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I have a file in which the first line is a header line containing some meta-data information.

How can I get the current observation number(say =1 for the first observation) that the SAS processor is dealing with so that I can put in a IF clause to handle such special data line.

Follow up: I want to process the first line and keep one of the column values in a local variable for further processing. I don't want to keep this line in my final output. is this possible?

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up vote 4 down vote accepted

The automatic variable _N_ returns the current iteration number of the SAS data step loop. For a traditional data step, ie:

data something;
set something;
(code);
run;

_N_ is equivalent to the row number (since one row is retrieved for each iteration of the data step loop).

So if you wanted to only do something once, on the first iteration, this would accomplish that:

data something;
set something;
if _n_ = 1 then do;
  (code);
end;
(more code);
run;

For your follow up, you want something like this:

data want;
set have;
retain _temp;
if _n_ = 1 then do;
  _temp = x;
end;
... more code ...
drop _temp;
run;

DROP and RETAIN statements can appear anywhere in the code and have the same effect, I placed them in their human-logical locations. RETAIN says to not reset the variable to missing each time through the data step loop, so you can access it further down.

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if you are reading a particularly large text file, you may want to avoid having to execute the (if _n_=1 then) condition for every iteration. You can do this by reading the file twice - once to extract the header row, and again to read in the file, as follows:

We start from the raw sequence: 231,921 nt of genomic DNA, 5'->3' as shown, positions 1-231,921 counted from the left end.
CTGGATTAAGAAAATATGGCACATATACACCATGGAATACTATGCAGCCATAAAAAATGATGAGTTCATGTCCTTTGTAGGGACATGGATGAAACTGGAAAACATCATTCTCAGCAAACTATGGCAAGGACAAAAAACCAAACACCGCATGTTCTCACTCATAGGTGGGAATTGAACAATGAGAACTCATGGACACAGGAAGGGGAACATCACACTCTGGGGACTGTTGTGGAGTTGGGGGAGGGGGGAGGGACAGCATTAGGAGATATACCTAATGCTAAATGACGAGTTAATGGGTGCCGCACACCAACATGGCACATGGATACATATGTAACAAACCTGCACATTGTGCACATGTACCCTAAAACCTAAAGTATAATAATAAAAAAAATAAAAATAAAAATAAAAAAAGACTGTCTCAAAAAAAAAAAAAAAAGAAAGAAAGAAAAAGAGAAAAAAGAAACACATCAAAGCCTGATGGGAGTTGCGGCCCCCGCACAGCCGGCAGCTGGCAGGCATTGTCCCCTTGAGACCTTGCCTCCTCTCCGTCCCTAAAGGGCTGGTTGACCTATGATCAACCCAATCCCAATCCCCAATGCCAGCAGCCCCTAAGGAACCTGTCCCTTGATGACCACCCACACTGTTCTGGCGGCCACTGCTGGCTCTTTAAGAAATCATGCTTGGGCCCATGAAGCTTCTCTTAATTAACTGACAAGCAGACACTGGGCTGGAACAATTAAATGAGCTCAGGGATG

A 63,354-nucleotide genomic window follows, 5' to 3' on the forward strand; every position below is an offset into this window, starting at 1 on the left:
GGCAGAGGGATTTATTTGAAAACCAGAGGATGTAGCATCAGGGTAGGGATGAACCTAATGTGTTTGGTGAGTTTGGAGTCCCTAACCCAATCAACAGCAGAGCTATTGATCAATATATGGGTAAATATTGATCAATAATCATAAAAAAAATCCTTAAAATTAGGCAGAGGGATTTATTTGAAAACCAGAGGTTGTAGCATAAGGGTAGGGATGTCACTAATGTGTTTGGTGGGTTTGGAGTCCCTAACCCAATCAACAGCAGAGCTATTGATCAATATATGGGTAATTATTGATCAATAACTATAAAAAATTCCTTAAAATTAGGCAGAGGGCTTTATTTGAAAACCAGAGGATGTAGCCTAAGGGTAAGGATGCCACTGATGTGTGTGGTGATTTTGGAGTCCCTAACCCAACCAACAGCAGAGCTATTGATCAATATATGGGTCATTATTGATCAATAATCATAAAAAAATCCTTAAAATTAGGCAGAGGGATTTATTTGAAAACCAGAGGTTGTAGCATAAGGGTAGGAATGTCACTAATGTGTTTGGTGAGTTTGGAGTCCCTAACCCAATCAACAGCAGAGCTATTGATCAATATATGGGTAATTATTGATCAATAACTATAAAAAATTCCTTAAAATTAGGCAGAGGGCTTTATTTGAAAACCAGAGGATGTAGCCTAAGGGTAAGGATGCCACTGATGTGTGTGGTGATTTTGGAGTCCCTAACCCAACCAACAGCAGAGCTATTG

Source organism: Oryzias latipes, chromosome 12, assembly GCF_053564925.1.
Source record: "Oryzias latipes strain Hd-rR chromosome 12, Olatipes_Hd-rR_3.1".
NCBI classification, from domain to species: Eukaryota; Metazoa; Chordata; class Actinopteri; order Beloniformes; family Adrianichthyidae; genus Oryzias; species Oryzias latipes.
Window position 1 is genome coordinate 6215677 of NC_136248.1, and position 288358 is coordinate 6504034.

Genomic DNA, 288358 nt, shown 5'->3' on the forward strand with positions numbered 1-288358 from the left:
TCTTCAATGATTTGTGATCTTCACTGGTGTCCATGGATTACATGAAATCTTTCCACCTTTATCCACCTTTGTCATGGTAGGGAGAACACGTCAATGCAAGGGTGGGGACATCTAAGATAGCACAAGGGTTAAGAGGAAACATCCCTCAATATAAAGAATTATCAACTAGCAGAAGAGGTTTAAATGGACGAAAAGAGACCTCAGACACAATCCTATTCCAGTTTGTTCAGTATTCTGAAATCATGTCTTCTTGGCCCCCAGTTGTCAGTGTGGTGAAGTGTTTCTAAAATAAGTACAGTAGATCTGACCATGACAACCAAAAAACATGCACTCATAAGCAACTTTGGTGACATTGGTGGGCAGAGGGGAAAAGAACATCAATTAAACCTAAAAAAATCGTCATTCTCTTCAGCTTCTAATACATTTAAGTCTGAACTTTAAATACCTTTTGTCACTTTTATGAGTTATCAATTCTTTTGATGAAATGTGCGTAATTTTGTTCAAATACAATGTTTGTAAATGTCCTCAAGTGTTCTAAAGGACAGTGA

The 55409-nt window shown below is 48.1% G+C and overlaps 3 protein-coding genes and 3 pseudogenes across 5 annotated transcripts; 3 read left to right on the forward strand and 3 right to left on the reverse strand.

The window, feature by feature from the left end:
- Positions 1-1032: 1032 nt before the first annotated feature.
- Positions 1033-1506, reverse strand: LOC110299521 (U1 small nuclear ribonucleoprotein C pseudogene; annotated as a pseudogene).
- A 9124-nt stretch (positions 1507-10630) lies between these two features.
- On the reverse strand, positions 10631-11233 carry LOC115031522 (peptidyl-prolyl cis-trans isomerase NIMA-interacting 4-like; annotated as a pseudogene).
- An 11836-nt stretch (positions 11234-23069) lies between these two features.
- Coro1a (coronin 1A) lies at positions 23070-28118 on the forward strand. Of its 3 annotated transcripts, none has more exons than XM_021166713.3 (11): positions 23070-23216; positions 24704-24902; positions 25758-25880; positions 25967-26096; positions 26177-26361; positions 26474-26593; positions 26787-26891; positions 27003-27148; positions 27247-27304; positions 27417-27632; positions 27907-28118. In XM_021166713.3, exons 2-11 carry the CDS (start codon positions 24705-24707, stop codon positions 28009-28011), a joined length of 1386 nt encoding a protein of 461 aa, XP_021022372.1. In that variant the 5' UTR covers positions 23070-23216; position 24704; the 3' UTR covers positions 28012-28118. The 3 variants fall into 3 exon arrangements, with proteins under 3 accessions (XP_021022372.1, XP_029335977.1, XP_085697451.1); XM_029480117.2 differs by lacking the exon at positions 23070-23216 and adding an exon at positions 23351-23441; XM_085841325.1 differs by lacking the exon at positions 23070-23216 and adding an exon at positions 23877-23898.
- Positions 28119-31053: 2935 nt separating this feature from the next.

data _null_; /* create dummy file for demo purposes */
file "c:\myfile.txt";
put 'blah'; output;
put 'blah blah blah 666'; output;

data _null_; /* read in header info */
infile "c:\myfile.txt";
input myvar:$10.; /* or wherever the info is that you need */
call symput('myvar',myvar);/* create macro variable with relevant info */
stop; /* no further processing at this point */

data test; /* read in data FROM SECOND LINE */
infile "c:\myfile.txt" firstobs=2 ; /* note the FIRSTOBS option */
input my $ regular $ input $ statement ;
remember="&myvar";
run;

For short / simple stuff though, Joe's answer is better as it's more readable.. (and may be more efficient for small files).

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If you really want to avoid executing that, you could just throw the entire input statement into a single loop inside the one datastep. I think it's a bad idea to separate it across two data steps with a macro variable interface between them - too much that could go wrong. – Joe Mar 11 '13 at 21:23
    
In case of large files, does it hurt (performance-wise) to open - close and then open again the same file? Will the SAS compiler intelligently open a part of the input file (in case OBS=1 is use) and read the stream if no such condition is provided? – user673218 Mar 13 '13 at 7:19

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